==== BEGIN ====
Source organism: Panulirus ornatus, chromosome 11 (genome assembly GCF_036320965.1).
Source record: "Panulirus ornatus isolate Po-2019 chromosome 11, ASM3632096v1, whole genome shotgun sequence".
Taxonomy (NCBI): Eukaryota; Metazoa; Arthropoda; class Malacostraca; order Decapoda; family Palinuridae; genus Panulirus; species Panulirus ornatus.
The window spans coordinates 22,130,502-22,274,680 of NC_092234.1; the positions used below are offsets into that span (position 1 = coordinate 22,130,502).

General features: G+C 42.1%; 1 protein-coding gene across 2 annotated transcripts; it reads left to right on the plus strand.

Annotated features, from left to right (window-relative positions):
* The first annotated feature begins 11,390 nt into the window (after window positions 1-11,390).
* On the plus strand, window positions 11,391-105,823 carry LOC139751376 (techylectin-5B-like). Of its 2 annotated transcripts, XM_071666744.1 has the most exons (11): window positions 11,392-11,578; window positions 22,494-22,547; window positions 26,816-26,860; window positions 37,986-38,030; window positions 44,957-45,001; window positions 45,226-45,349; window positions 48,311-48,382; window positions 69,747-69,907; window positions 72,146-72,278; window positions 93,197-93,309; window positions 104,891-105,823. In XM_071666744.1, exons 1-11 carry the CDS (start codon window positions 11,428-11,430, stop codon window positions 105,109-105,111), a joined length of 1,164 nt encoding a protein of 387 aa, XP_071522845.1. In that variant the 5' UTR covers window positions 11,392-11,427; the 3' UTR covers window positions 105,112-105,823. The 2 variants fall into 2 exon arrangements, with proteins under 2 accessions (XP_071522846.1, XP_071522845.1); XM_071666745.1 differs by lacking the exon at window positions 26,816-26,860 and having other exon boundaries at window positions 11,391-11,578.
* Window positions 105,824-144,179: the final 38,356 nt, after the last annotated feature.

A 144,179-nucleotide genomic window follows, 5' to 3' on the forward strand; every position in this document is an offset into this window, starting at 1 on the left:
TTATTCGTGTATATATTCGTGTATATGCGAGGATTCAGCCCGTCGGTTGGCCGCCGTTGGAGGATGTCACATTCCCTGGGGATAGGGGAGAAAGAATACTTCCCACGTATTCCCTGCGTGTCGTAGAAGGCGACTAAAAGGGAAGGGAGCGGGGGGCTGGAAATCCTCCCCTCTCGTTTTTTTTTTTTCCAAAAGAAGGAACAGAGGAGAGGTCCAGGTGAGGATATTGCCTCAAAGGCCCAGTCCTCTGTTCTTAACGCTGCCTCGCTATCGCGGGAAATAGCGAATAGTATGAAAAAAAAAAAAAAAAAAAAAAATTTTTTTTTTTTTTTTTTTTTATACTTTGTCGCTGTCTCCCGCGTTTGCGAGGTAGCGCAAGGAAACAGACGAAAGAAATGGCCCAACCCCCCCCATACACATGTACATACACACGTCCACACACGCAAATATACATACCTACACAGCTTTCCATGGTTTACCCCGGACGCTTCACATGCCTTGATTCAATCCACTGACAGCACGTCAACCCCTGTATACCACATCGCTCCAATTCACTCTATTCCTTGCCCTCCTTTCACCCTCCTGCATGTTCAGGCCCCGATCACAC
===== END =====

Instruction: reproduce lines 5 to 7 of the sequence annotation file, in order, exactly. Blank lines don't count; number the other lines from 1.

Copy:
General features: G+C 42.1%; 1 protein-coding gene across 2 annotated transcripts; it reads left to right on the plus strand.

Annotated features, from left to right (window-relative positions):
* The first annotated feature begins 11,390 nt into the window (after window positions 1-11,390).